Despite the criticisms, it's something I would reread. I definitely the beating down of emotions throughout, but I think the criticisms above actually help to make the reading much lighter, and therefore much easier to get into.
Anyhoo, sorry for the delay in getting this reviewed. Good luck on the WCC, Jitter!
| Ridely chapter 1 . 5/12/2014
I review seemed to have disappeared. I can't seem to find it, is that just me? :/ What I liked about this is that there isn't great grammar mistakes and there is a clear story and point to the story. What I think that could use some work the voice. It seems consistent through out the story, which is odd, because he's growing up and he starts off as a 10 year old. I don't feel 10 year olds should be swearing that much, you know? Good luck at the contest. Good job too.
| cybersheep chapter 1 . 5/12/2014
Hi! So I’m all psyched to read this, as you know.
I love all of Niel’s naivety in the beginning – how his father’s clearly a bit of an a-hole, but he still has that childish sort of hope that he will get his congratulations. He still wants his dad’s approval, which seems pretty natural for a little kid. I wonder how long his father’s been this way – you get the sense it’s been a while (because Niel recognises the smells etc.) but maybe like a couple of years as opposed to *forever* just because of Niel’s hope. I guess it was when his mum died – that sort of trajic air that Niel sort of ignores a little through this (well, he’s talked to Alex about her, but it’s like…he never focuses on what happened to her throughout this).
I sorta felt the innocence pervaded a little in the next scene (despite the wanting to shoot his father thing, of course). The image of Niel sitting down with his porno treat was weirdly adorable. And maybe because he’s *just* discovering his sexuality now – it’s sweet to hear him talking about pretty Johnathan in the shower. AND THE BOY CAN’T EVEN FINISH HIS FANTASY SENTENCE. It’s fun seeing him progress from sweet kid to sweetish teenager. But feck, his brutish dad just likes to ruin everything doesn’t he?
Ooh nice progression too of your ‘Niel …s’ first lines :D. Bahaha and BLOKE. TWAT. YOU ARE BRITISHISMING MORE THAN ME. Yay.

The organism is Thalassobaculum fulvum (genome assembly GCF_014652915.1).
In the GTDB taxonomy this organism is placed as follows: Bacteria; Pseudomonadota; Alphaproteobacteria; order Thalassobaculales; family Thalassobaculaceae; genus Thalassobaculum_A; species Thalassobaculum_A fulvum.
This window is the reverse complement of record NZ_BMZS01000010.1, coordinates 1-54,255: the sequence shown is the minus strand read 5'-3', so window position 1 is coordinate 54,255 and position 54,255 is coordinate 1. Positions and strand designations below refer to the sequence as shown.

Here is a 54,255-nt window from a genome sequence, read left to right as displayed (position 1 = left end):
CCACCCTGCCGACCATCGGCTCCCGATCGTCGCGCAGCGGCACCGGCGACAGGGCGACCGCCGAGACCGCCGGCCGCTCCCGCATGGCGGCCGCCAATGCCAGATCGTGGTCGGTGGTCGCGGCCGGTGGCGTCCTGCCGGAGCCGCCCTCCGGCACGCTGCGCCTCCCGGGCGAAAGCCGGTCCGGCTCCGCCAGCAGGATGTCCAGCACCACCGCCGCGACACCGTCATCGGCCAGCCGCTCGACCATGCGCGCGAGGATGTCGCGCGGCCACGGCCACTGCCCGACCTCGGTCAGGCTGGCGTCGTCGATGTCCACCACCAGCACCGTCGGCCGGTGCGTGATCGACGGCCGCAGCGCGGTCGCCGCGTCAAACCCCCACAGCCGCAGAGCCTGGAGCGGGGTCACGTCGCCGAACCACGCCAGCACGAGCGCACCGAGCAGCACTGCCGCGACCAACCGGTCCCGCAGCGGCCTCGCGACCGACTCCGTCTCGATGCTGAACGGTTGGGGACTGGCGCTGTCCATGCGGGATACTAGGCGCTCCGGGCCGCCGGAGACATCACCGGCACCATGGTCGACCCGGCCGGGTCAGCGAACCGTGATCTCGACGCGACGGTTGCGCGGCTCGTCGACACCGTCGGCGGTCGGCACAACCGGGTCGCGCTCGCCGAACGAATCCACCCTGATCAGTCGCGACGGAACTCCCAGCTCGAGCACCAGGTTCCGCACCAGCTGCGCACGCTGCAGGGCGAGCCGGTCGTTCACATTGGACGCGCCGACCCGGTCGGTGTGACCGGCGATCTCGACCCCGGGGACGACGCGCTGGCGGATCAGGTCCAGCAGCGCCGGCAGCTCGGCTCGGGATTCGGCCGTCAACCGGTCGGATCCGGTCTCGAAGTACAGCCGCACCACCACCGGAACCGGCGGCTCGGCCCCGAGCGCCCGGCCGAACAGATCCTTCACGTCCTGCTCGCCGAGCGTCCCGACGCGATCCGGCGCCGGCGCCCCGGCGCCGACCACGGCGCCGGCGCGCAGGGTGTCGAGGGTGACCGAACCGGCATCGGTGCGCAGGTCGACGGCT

Bahaha, I love how Robert just accepts Niel’s obvious daddy issues. Like…okay, I’ll fuck in your daddy’s bed. Not weird at all. Niel must be pretty. Or the bed must be uber pretty. Or Robert must be horny. ALL FUN AND GAMES.
‘He wishes there was a video camera installed in this room, just so he can raise his head, stare right at the lens, and show his father what he really thinks of him’ – I love how Niel comes across sort of uber-petty here. We almost forget that his dad is a bit of a monster, and that Niel’s hatred should be totally understandable. He’s lashing out in a way that’s childish, but he *is* a child, so he’s sort of half entitled to it. Um…I think this particular line bit at me the most, because you get such a clear impression of how Niel feels, and the sort of hatred that rocks through him. I just want to give the guy a hug, but you get the feeling that…yeah…he’d just tell me to fuck off haha.
‘He’ll never have to go back to being that angry, sad, scared little boy again’ – Loved the contrast between this and the sad little next line.
So the ending – I wasn’t surprised that his dad was rich (like the books in the first scene, and the bedroom bit with horny Robert), but I was that he was a philanthropist, for obvious reasons :p. It was fun that Niel’s sort of burnt himself so badly that he’s got nothing going now that his father is gone – a really awesome portrayal of how hate can eat you up.
‘…could’ve died back then, ’t have been hard’ – typo :)
And the turnaround at the end there – with Niel’s resilience was really interesting – I wonder what sort of a show he’s planning on (and it’s sad what happened to sweet Alex!). I liked that Niel’s hatred was destructive, but also helped build some sort of determination in him. I wonder what sort of person he’ll be, all deconstructed and put back together again.